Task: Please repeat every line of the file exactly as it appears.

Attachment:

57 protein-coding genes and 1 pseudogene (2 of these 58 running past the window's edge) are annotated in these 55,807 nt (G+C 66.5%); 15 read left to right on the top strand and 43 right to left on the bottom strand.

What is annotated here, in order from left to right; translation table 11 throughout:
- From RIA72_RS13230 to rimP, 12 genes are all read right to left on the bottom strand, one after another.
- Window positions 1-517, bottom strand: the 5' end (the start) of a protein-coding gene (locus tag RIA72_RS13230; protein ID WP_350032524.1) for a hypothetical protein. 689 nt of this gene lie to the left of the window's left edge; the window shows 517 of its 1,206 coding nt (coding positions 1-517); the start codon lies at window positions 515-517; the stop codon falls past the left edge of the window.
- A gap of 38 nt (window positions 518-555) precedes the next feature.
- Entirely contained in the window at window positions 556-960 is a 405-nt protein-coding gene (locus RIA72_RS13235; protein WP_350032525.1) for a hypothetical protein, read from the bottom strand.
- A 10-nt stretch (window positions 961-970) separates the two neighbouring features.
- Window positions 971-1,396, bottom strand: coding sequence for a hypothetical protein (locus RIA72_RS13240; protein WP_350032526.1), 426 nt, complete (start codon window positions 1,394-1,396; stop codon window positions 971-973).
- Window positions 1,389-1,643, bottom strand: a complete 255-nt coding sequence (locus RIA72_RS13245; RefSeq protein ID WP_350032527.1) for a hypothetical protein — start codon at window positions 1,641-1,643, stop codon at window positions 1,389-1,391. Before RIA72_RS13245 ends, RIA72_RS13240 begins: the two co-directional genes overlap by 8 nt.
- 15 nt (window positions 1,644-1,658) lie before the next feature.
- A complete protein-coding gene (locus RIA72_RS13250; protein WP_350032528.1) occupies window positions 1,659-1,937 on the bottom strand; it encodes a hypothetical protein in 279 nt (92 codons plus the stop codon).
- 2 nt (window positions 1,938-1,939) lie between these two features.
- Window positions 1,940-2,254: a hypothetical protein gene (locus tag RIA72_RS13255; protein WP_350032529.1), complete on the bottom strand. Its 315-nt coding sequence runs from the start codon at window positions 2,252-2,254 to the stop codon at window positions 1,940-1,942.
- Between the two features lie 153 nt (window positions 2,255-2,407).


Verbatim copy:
57 protein-coding genes and 1 pseudogene (2 of these 58 running past the window's edge) are annotated in these 55,807 nt (G+C 66.5%); 15 read left to right on the top strand and 43 right to left on the bottom strand.

What is annotated here, in order from left to right; translation table 11 throughout:
- From RIA72_RS13230 to rimP, 12 genes are all read right to left on the bottom strand, one after another.
- Window positions 1-517, bottom strand: the 5' end (the start) of a protein-coding gene (locus tag RIA72_RS13230; protein ID WP_350032524.1) for a hypothetical protein. 689 nt of this gene lie to the left of the window's left edge; the window shows 517 of its 1,206 coding nt (coding positions 1-517); the start codon lies at window positions 515-517; the stop codon falls past the left edge of the window.
- A gap of 38 nt (window positions 518-555) precedes the next feature.
- Entirely contained in the window at window positions 556-960 is a 405-nt protein-coding gene (locus RIA72_RS13235; protein WP_350032525.1) for a hypothetical protein, read from the bottom strand.
- A 10-nt stretch (window positions 961-970) separates the two neighbouring features.
- Window positions 971-1,396, bottom strand: coding sequence for a hypothetical protein (locus RIA72_RS13240; protein WP_350032526.1), 426 nt, complete (start codon window positions 1,394-1,396; stop codon window positions 971-973).
- Window positions 1,389-1,643, bottom strand: a complete 255-nt coding sequence (locus RIA72_RS13245; RefSeq protein ID WP_350032527.1) for a hypothetical protein — start codon at window positions 1,641-1,643, stop codon at window positions 1,389-1,391. Before RIA72_RS13245 ends, RIA72_RS13240 begins: the two co-directional genes overlap by 8 nt.
- 15 nt (window positions 1,644-1,658) lie before the next feature.
- A complete protein-coding gene (locus RIA72_RS13250; protein WP_350032528.1) occupies window positions 1,659-1,937 on the bottom strand; it encodes a hypothetical protein in 279 nt (92 codons plus the stop codon).
- 2 nt (window positions 1,938-1,939) lie between these two features.
- Window positions 1,940-2,254: a hypothetical protein gene (locus tag RIA72_RS13255; protein WP_350032529.1), complete on the bottom strand. Its 315-nt coding sequence runs from the start codon at window positions 2,252-2,254 to the stop codon at window positions 1,940-1,942.
- Between the two features lie 153 nt (window positions 2,255-2,407).